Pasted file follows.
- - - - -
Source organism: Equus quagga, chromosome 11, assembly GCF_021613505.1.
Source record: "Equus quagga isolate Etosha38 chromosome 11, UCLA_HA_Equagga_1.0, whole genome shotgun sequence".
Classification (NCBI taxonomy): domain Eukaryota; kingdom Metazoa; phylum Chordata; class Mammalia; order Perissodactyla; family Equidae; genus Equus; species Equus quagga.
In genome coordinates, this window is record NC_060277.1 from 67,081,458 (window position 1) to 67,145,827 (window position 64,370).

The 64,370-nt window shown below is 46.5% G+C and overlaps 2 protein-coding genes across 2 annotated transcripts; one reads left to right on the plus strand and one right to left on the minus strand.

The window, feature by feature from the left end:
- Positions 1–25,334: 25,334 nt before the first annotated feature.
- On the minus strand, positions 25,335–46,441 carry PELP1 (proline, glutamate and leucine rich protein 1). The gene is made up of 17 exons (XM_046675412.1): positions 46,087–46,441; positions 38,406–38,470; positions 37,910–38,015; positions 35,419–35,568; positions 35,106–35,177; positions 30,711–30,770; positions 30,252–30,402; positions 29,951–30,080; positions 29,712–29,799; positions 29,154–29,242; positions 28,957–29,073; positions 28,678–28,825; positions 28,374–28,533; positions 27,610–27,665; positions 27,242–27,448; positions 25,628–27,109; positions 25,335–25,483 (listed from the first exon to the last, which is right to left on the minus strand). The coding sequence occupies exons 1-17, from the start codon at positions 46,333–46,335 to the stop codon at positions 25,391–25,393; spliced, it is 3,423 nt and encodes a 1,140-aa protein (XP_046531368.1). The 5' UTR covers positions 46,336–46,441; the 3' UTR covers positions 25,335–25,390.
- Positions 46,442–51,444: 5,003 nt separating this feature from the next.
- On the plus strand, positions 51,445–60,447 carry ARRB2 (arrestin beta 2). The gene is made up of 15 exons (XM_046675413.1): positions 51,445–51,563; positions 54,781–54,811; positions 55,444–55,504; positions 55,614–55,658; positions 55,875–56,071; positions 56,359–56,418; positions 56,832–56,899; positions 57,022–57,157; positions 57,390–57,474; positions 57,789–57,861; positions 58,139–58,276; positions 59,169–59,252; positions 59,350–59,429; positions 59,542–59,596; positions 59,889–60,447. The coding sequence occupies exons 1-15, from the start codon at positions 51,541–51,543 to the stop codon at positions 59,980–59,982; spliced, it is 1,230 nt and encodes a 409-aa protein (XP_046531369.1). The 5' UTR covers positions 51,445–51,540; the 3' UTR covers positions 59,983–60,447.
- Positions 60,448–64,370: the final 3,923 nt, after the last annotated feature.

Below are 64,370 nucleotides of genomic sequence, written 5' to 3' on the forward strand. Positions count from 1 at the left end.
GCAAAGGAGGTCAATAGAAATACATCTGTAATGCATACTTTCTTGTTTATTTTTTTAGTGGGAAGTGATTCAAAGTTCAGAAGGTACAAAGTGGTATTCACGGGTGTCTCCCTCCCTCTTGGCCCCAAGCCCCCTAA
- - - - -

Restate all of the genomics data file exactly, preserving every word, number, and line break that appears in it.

Source organism: Equus quagga, chromosome 11, assembly GCF_021613505.1.
Source record: "Equus quagga isolate Etosha38 chromosome 11, UCLA_HA_Equagga_1.0, whole genome shotgun sequence".
Classification (NCBI taxonomy): domain Eukaryota; kingdom Metazoa; phylum Chordata; class Mammalia; order Perissodactyla; family Equidae; genus Equus; species Equus quagga.
In genome coordinates, this window is record NC_060277.1 from 67,081,458 (window position 1) to 67,145,827 (window position 64,370).

The 64,370-nt window shown below is 46.5% G+C and overlaps 2 protein-coding genes across 2 annotated transcripts; one reads left to right on the plus strand and one right to left on the minus strand.

The window, feature by feature from the left end:
- Positions 1–25,334: 25,334 nt before the first annotated feature.
- On the minus strand, positions 25,335–46,441 carry PELP1 (proline, glutamate and leucine rich protein 1). The gene is made up of 17 exons (XM_046675412.1): positions 46,087–46,441; positions 38,406–38,470; positions 37,910–38,015; positions 35,419–35,568; positions 35,106–35,177; positions 30,711–30,770; positions 30,252–30,402; positions 29,951–30,080; positions 29,712–29,799; positions 29,154–29,242; positions 28,957–29,073; positions 28,678–28,825; positions 28,374–28,533; positions 27,610–27,665; positions 27,242–27,448; positions 25,628–27,109; positions 25,335–25,483 (listed from the first exon to the last, which is right to left on the minus strand). The coding sequence occupies exons 1-17, from the start codon at positions 46,333–46,335 to the stop codon at positions 25,391–25,393; spliced, it is 3,423 nt and encodes a 1,140-aa protein (XP_046531368.1). The 5' UTR covers positions 46,336–46,441; the 3' UTR covers positions 25,335–25,390.
- Positions 46,442–51,444: 5,003 nt separating this feature from the next.
- On the plus strand, positions 51,445–60,447 carry ARRB2 (arrestin beta 2). The gene is made up of 15 exons (XM_046675413.1): positions 51,445–51,563; positions 54,781–54,811; positions 55,444–55,504; positions 55,614–55,658; positions 55,875–56,071; positions 56,359–56,418; positions 56,832–56,899; positions 57,022–57,157; positions 57,390–57,474; positions 57,789–57,861; positions 58,139–58,276; positions 59,169–59,252; positions 59,350–59,429; positions 59,542–59,596; positions 59,889–60,447. The coding sequence occupies exons 1-15, from the start codon at positions 51,541–51,543 to the stop codon at positions 59,980–59,982; spliced, it is 1,230 nt and encodes a 409-aa protein (XP_046531369.1). The 5' UTR covers positions 51,445–51,540; the 3' UTR covers positions 59,983–60,447.
- Positions 60,448–64,370: the final 3,923 nt, after the last annotated feature.

Below are 64,370 nucleotides of genomic sequence, written 5' to 3' on the forward strand. Positions count from 1 at the left end.
GCAAAGGAGGTCAATAGAAATACATCTGTAATGCATACTTTCTTGTTTATTTTTTTAGTGGGAAGTGATTCAAAGTTCAGAAGGTACAAAGTGGTATTCACGGGTGTCTCCCTCCCTCTTGGCCCCAAGCCCCCTAA